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Who does the public believe gets an edge in admissions?

This newsletter is about the role of higher ed in society. Each week, we highlight how college is (or is not) working for citizens and communities. It goes out most Friday mornings — If someone forwarded this to you, you can sign up for your own copy here.


Stories We Tell About Admissions

College admissions is a mystery to most people. Many of them have this sense that it’s harder than ever to get in (Some places? Sure. Overall? Not at all). Plus, public depictions focus on the tiny sliver of colleges that reject most of their applicants. (See this amazing compilation of the trope “Ivy League for Everyone” from comic books and movies and TV shows.)

Race, plenty of Americans seem to think, plays a big role in who gets in. And a substantial portion see White people at a disadvantage.

That’s one of the findings in a new working paper from distributed by the National Bureau of Economic Research. Economists from Harvard and Boston Universities used a large survey of white and Black Americans (and teenagers) to examine perceptions about racial gaps and their causes.

I pulled out just that college question:

You can see that this may be more of a Democrat-Republican divide than a Black-white split — also that the partisan gap starts young.

  • 71 percent of white Republican teenagers believe white college applicants face a disadvantage.
  • Just a third of white Democratic teenagers believe that.

As James Murphy explained on Twitter this week, this is not how college admissions works.

First, he noted, people are not really talking about "getting into college" — even if they think they are (see TV trope above). They're not talking about the thousands of colleges in the country but just the couple hundred that turn away lots of applicants.

Second, he wrote, "this belief that a white person is 'less likely' to get into colleges might be true all things being equal, but all things are not equal. That's kind of the point of holistic admissions. GPA and test scores do not tell any applicant's whole story."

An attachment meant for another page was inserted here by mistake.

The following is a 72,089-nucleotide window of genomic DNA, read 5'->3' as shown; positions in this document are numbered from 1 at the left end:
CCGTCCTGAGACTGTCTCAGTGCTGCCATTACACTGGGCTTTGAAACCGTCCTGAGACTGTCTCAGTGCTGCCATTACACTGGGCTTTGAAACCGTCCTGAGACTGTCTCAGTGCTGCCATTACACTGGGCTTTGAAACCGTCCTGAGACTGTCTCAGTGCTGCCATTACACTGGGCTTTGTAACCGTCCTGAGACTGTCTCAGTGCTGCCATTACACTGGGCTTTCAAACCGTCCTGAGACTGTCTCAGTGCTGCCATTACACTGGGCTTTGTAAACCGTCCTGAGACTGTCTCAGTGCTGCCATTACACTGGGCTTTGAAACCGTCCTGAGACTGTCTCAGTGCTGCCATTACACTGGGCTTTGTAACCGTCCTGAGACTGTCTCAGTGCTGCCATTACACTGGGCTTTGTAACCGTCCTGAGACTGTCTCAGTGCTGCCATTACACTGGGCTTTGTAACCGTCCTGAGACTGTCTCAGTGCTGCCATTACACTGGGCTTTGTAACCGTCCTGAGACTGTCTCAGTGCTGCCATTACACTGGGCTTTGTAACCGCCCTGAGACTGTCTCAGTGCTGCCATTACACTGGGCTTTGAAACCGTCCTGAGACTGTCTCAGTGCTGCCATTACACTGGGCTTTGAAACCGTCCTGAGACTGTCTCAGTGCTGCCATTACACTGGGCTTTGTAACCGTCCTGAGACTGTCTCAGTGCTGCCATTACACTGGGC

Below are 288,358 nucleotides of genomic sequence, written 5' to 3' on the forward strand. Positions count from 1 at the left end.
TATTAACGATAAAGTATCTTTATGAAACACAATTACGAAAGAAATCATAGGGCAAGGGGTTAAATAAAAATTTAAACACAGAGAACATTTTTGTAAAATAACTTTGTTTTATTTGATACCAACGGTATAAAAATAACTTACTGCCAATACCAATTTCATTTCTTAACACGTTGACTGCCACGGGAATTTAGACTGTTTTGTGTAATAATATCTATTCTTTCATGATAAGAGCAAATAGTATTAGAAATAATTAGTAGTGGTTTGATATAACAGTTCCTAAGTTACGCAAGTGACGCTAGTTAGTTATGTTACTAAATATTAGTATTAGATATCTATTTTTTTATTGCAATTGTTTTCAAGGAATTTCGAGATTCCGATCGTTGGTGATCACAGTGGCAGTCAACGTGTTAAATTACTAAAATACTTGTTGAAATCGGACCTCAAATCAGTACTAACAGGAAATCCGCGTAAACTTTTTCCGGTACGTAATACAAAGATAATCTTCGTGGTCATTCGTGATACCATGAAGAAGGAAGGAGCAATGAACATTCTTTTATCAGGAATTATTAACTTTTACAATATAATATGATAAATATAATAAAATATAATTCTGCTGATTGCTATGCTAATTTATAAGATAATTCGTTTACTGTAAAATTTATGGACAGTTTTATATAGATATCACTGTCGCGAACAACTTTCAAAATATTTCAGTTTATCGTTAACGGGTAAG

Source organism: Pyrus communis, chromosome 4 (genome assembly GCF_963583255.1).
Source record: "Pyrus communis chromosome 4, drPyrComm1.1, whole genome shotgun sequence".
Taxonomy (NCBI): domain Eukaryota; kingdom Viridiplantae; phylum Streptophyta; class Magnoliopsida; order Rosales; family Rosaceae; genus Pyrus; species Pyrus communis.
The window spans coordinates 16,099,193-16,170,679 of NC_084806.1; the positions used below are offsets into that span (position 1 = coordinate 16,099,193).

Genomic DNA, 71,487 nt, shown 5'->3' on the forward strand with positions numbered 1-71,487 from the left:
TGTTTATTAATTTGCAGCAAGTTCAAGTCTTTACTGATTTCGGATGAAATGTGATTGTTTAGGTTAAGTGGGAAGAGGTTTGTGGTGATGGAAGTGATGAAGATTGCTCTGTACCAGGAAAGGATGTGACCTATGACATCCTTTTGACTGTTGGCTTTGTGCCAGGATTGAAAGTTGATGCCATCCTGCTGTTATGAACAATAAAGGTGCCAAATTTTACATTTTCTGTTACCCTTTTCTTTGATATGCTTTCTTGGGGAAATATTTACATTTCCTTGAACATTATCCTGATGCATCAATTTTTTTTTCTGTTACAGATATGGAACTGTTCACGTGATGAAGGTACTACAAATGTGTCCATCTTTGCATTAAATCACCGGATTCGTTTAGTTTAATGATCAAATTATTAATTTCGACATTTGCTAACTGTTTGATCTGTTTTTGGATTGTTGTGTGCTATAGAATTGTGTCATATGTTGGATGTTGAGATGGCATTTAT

His final point: "We proponents of race-conscious admissions need to do a better job of explaining college admissions and fighting to make admissions more equitable."

—Scott Smallwood

+ Bonus public misperception: Respondents estimated that 42 percent of the country is Black. It's 13.

++ The paper: Perceptions of Racial Gaps, their Causes, and Ways to Reduce Them.

Still Dying of Despair

One more NBER paper this week — in which Anne Case and Angus Deaton of Princeton return to their groundbreaking work on "deaths of despair." Such deaths — from suicide, drugs, and alcohols — continue to rise in the U.S., and the increase is largely borne by those without a four-year college degree. Case and Deaton have updated and expanded the analysis, first reported in 2015, as well as responded to some of the criticism of their work, and examined what role the pandemic might be playing. The charts are still so stark you can't believe your eyes. 

That version comes from Christopher Ingraham, formerly of the Washington Post, who now uses his newsletter, The Why Axis, to unpack data. As he explains:

"We’ve been told, over and over, that low wages and a porous social safety net are simply the price we pay for the freedom to buy cheap stuff. But here’s the truth laid bare by Case and Deaton’s data in the chart above: for the Serious People selling us this agenda, wages kept going up and the safety net was never an issue. College degree holders got to reap all the benefits of our cheap-stuff economy while being largely insulated from the despair and misery that comes with it."

And what about the pandemic? Case and Deaton were surprised to find it didn't get any worse. As they write, that's not saying much: